workers tidy up a statue of Mao: Is human rights in China
as Beijing claims?
China Daily, People's
Republic of China
Point Fingers on Human Rights
United States out of line for issuing reports about human rights abuse in other
nations? According to this article from China's state-controlled China Daily,
the United States doesn't give the People's Republic of China enough credit for
the progress it has made over the past thirty years.
The Dalai Lama: The activities of the Nobel Peace Prize winner and renowned champion of non-violence continue to provoke histrionics on the part of Beijing. Beijing regards him as a 'splittest,' while most people in the West regard him as a reasonable man working to improve the lot of his people.
Why does the United States
publish a report every year accusing China of having human rights problems? It
seems that when it comes to human rights, the world leading power is accustomed
to sitting on its moral high horse pointing fingers at others. But it seems
unaware that human rights are a matter of perpetual effort in every nation - and
that none should be audacious enough to brag about its human right record.
True, there is much to be desired
in regard to human rights in China. But the same is true of the United States. We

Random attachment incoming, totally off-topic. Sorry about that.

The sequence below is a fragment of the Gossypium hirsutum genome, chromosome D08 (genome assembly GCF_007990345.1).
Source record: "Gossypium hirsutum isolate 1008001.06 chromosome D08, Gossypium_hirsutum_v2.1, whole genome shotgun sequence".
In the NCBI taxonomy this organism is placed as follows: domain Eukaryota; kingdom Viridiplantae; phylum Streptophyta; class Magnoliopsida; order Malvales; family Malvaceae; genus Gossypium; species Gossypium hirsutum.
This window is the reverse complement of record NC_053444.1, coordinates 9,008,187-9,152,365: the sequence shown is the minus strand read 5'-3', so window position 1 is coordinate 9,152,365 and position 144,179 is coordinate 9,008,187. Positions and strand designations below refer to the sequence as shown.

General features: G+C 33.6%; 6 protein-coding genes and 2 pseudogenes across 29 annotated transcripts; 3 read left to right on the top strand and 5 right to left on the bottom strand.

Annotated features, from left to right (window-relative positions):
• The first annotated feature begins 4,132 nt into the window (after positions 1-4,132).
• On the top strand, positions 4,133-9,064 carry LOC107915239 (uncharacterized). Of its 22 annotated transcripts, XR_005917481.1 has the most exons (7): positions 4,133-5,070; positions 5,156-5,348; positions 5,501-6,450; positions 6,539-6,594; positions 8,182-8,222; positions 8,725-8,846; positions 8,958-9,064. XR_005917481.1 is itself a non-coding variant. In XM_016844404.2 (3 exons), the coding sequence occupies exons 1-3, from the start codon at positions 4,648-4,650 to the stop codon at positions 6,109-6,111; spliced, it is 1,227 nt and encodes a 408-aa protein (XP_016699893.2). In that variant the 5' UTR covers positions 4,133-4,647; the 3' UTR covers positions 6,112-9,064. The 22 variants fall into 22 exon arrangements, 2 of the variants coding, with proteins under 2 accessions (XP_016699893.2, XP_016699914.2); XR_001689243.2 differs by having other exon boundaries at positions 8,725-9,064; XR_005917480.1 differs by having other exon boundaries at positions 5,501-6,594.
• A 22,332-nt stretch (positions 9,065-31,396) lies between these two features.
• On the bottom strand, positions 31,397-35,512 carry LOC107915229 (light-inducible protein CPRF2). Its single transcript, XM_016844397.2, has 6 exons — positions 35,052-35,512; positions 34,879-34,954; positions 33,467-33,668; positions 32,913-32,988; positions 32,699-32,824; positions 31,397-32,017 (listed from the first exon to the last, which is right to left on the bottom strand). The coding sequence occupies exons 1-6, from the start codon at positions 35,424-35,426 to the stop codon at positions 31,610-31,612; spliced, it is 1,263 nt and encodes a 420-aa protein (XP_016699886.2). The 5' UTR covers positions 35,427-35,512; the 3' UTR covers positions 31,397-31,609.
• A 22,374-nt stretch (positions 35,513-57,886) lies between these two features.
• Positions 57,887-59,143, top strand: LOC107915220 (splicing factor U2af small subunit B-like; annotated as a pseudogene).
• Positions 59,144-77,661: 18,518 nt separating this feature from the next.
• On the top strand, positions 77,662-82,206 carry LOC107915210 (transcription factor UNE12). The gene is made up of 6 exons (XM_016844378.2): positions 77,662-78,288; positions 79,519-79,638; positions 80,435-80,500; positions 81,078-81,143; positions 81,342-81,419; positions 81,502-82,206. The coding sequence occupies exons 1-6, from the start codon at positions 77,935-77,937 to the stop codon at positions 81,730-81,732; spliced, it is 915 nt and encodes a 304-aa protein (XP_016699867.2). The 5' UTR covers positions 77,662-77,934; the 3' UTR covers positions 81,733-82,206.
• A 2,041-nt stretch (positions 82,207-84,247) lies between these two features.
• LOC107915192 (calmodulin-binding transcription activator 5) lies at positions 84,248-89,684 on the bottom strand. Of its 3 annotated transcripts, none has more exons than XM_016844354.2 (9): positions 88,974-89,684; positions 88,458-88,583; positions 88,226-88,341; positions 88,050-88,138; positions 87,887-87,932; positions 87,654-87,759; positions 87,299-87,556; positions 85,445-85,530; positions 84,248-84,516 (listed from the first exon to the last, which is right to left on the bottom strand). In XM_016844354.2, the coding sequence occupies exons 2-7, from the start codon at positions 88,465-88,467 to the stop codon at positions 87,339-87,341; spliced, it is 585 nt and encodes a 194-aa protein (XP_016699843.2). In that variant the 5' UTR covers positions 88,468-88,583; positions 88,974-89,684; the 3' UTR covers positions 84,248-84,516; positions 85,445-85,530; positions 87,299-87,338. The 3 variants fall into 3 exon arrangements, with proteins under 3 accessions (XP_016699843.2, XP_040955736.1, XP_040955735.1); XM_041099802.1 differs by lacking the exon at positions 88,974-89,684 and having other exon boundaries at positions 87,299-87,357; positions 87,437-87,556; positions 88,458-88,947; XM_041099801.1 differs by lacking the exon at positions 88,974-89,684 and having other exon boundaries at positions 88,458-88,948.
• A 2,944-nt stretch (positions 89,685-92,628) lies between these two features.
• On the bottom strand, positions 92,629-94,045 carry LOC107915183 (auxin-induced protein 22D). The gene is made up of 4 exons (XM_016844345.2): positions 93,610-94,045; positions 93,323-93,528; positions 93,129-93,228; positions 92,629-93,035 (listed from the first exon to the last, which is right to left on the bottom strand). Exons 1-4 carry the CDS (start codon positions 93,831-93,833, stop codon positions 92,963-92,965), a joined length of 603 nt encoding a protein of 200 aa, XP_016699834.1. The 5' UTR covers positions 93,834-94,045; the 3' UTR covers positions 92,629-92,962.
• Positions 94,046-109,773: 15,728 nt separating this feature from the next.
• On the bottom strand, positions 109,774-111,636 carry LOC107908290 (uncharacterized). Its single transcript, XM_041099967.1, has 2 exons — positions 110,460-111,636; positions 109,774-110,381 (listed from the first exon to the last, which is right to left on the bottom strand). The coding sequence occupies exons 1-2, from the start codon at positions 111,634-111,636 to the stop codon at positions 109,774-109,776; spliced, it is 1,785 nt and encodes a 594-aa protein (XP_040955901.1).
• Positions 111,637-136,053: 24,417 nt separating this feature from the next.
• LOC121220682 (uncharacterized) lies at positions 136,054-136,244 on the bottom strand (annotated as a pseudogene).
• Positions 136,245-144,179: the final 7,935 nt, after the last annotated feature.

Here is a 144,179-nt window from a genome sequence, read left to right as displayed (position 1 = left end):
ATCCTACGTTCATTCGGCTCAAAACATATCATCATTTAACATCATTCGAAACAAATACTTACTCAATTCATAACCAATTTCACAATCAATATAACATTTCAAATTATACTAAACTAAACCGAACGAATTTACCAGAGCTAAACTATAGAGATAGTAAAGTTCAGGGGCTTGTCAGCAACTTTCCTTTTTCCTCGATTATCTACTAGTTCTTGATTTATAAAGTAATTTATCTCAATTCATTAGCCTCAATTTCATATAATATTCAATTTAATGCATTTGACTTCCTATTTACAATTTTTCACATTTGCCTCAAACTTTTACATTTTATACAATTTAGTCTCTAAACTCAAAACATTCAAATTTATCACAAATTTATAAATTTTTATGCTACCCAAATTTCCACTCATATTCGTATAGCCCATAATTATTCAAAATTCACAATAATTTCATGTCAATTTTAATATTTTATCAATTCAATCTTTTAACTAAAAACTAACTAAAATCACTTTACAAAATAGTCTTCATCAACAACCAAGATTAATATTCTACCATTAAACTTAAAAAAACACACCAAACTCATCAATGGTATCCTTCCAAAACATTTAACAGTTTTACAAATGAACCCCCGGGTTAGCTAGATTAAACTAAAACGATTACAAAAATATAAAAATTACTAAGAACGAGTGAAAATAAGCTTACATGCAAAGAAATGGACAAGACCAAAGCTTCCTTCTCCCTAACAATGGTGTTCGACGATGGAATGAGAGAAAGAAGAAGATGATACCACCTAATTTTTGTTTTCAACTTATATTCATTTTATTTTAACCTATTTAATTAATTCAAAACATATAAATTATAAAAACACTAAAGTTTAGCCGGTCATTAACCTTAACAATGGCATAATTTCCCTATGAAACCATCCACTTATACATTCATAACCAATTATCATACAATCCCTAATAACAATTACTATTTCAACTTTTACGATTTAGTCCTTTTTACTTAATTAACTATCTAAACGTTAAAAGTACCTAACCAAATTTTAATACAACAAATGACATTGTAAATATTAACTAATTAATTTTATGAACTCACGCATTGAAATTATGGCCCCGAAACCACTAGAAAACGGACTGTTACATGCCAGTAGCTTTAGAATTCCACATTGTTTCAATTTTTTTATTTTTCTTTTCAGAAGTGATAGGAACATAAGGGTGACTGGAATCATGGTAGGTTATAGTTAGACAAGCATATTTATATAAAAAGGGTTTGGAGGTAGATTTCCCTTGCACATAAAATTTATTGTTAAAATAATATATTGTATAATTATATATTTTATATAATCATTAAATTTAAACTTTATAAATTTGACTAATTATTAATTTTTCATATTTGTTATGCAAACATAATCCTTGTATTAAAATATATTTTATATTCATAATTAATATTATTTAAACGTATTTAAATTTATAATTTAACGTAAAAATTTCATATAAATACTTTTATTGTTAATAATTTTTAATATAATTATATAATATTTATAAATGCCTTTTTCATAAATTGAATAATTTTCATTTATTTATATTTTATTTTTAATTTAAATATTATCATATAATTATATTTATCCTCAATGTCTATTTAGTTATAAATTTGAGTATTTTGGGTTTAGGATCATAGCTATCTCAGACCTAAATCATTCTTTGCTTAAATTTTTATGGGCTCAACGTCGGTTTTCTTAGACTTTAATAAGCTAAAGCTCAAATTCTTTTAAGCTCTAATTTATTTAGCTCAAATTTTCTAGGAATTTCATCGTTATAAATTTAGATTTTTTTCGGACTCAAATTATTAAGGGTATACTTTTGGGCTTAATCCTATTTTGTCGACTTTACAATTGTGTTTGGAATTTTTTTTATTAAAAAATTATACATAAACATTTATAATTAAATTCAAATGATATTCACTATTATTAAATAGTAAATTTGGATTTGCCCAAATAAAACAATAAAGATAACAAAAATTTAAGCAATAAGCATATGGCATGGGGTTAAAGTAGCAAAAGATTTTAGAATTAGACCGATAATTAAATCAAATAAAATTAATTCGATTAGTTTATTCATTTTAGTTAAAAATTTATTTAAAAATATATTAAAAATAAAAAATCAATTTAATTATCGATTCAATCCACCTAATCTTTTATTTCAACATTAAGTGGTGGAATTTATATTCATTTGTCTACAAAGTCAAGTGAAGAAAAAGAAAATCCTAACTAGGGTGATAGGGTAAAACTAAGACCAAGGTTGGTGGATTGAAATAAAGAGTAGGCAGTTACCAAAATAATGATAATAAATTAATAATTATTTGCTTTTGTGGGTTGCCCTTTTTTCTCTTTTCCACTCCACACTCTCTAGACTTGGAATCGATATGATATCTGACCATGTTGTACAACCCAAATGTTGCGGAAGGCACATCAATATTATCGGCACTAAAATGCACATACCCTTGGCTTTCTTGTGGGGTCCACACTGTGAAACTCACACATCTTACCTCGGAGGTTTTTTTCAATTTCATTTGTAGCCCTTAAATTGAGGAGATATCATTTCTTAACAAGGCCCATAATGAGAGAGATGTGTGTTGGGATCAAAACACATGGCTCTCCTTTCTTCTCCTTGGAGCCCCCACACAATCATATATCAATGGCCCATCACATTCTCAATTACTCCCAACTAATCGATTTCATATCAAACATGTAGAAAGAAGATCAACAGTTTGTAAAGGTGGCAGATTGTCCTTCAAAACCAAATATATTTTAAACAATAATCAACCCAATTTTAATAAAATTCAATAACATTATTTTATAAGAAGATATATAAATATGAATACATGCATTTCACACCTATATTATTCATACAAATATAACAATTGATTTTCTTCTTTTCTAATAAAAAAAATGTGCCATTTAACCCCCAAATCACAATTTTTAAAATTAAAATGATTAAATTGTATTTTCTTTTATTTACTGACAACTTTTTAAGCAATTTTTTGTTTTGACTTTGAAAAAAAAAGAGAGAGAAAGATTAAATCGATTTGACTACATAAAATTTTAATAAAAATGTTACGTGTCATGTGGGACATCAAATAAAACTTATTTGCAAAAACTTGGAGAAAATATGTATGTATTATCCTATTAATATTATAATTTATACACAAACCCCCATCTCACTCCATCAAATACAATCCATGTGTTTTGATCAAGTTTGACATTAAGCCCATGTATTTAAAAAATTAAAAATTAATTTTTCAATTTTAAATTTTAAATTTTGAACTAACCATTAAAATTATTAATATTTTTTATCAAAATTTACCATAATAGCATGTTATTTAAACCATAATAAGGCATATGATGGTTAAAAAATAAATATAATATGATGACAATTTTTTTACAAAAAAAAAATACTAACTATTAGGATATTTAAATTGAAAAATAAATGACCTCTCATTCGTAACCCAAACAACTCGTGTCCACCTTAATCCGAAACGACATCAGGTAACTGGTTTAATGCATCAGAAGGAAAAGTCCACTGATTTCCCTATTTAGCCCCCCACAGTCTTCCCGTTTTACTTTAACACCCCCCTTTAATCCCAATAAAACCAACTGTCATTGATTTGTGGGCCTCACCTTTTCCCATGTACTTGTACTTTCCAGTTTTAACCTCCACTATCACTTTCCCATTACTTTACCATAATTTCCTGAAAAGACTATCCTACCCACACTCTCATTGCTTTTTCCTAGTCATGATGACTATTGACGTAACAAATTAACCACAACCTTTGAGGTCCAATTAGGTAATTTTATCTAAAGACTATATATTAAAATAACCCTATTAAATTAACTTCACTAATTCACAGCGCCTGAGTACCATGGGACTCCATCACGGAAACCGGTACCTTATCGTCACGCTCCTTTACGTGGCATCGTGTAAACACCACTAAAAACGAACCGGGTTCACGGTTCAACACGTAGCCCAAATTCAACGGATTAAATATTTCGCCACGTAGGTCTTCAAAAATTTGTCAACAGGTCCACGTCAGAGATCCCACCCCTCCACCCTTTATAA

should never turn a deaf ear or blind eye to the three decades of effort by the
Chinese government to improve human rights for the Chinese people. Meanwhile, Chinese
people themselves have done well standing up to for the rights they are meant
Anyone who visited China
before 1978 and compared the situation to the one that exists today would
undoubtedly say that great progress has been made in terms of Chinese social
democracy. For example, China's people have much more freedom of speech now
than before 1978. And they have many more channels available to them to allow
their voices to be heard. In setting public policy, the Chinese government has
never paid as much attention as it does today to public opinion.††
When evaluating human rights
conditions, one mustn't forget that this country has a history of over 5,000
years, and it's not easy to shake off the influence of tradition. It takes time
for new ideas to take root and for Chinese people to change their way of doing
But just look at the great
change that has taken place over the past three decades since the dawn of
reform and opening up in 1978. Can anyone say that China is what it was three
Why, then, do some Americans
always roll their eyes at what this country desires? Apart from being used to
acting as the global police, it seems that they're stuck in a Cold War
mentality, believing that China is a Communist State.
I hope more Americans come to
China and see with their own eyes the changes that have taken place. It would
likely be an eye-opening and mind-changing experience.
Donít point fingers at others
on matters of human rights. If you're really concerned with China's human rights
situation, please do more to help China develop, which is what would
undoubtedly do the most to promote political reform.
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